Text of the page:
Once the exam room door closes, it’s time to get personal with pets and their owners. Asking questions about a pet’s care at home is an important part of the exam. That’s why we veterinarians usually ask indelicate questions such as: What does your dog’s poop look like? Or, how large is the clump of litter after your cat goes in its litter box? Veterinarians talk a lot about body fluids it seems. We talk about vomit, urine, diarrhea, nasal secretions, and other unsavory matters with our clients. I guess once you’ve talked about such nasty things with people, they begin to talk more freely about other personal matters.
Behind the closed exam room doors, many clients choose to share very private health information with me. Almost daily I make a diagnosis that mirrors some health issue going on in a client’s family. For example, if I hear a heart murmur on a pet during my exam, the pet owner might share with me that they also have a heart murmur. If I diagnose diabetes in a pet, the owner might already have insulin and blood sugar testing equipment at home because they too have diabetes. Recently, when I diagnosed liver disease in a cat and prescribed a certain medication, the pet owner broke down in tears and sobbed that he had just lost his wife to liver disease and so still had a bottle of that same medication at home. At times like that I lose my composure.
Recently, clients have begun to share personal financial information with me once we are behind closed doors. I think these disclosures increased while the U.S. Congress was also behind closed doors trying to make the debt crisis go away. Many of my clients are seniors who survive on Social Security or families economically devastated by the Great Recession. This past week the clients were frightened. Many of them requested “just the minimum” for their pets because they feared their next check wouldn’t arrive in August. More clients paid only with cash. Some clients even told me they are struggling to support their family on $250 weekly unemployment checks, and have done so for the past year. A few clients said they have lost their homes and are now sharing living arrangements with blended families and blended pets. Yet, these clients still try to provide basic veterinary care for their beloved four-legged family members. These sorts of disclosures also make me lose my composure.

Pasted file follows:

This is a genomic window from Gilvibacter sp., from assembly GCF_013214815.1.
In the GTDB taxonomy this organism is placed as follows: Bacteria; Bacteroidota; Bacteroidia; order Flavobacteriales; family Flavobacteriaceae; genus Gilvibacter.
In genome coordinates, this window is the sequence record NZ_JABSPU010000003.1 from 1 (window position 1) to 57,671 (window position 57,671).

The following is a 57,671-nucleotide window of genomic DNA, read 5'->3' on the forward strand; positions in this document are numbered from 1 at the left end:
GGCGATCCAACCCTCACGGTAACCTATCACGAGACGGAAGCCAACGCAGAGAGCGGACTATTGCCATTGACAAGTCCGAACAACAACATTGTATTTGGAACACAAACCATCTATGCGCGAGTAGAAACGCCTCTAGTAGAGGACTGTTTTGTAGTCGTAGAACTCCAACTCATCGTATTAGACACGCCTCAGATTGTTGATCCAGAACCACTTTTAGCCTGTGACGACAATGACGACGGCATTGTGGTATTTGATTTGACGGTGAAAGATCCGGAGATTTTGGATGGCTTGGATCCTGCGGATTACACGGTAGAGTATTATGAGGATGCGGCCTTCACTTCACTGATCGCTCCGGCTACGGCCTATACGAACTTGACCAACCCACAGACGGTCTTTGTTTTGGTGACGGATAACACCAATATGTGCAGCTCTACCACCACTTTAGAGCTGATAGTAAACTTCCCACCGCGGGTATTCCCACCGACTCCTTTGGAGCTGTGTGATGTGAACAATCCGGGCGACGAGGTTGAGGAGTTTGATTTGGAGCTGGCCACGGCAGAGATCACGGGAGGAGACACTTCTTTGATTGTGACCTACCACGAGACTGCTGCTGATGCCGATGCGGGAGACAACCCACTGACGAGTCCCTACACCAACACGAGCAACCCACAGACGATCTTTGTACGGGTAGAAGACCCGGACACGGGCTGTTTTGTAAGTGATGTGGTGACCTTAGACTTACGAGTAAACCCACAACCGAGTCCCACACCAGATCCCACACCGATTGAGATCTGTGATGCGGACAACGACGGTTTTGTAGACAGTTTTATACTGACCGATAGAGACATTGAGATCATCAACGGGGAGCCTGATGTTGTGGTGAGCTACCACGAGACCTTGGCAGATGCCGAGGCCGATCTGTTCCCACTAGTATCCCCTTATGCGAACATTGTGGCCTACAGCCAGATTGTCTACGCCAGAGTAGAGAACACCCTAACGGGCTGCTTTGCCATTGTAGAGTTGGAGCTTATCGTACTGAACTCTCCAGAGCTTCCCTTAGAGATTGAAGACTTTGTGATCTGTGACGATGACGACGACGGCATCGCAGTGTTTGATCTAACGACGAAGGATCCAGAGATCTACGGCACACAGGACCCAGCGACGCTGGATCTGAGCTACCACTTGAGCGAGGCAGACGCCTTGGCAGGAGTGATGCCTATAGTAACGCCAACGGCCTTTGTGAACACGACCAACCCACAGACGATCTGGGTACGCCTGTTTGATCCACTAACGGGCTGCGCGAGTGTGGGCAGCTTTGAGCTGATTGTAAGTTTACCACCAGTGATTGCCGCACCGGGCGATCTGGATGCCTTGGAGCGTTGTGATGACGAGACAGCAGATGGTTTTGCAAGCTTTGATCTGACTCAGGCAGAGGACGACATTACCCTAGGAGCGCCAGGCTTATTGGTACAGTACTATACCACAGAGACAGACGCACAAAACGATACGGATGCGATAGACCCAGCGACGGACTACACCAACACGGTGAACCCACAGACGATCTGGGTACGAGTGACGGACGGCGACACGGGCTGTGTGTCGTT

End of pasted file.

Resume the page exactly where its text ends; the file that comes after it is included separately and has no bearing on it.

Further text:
My job is to advocate for the pets who cannot speak for themselves. It is up to me to advise pet owners on the best course of action to prevent disease, diagnose problems, and treat medical conditions. Given the state of the economy these days, my job is tough. I have great compassion for the clients who are frightened and challenged financially. I have great compassion for the small business where I work trying to provide a living for all the staff members. I hope our elected representatives have compassion for all of us. If they would like to know how the debt crisis affects their constituents, I invite them to spend a few hours behind closed doors with me. A dose of compassion would be good for what ails us. It’s just what the doctor ordered.
Dr. Spencer practices at Bayonet Point Animal Clinic in Port Richey, Florida
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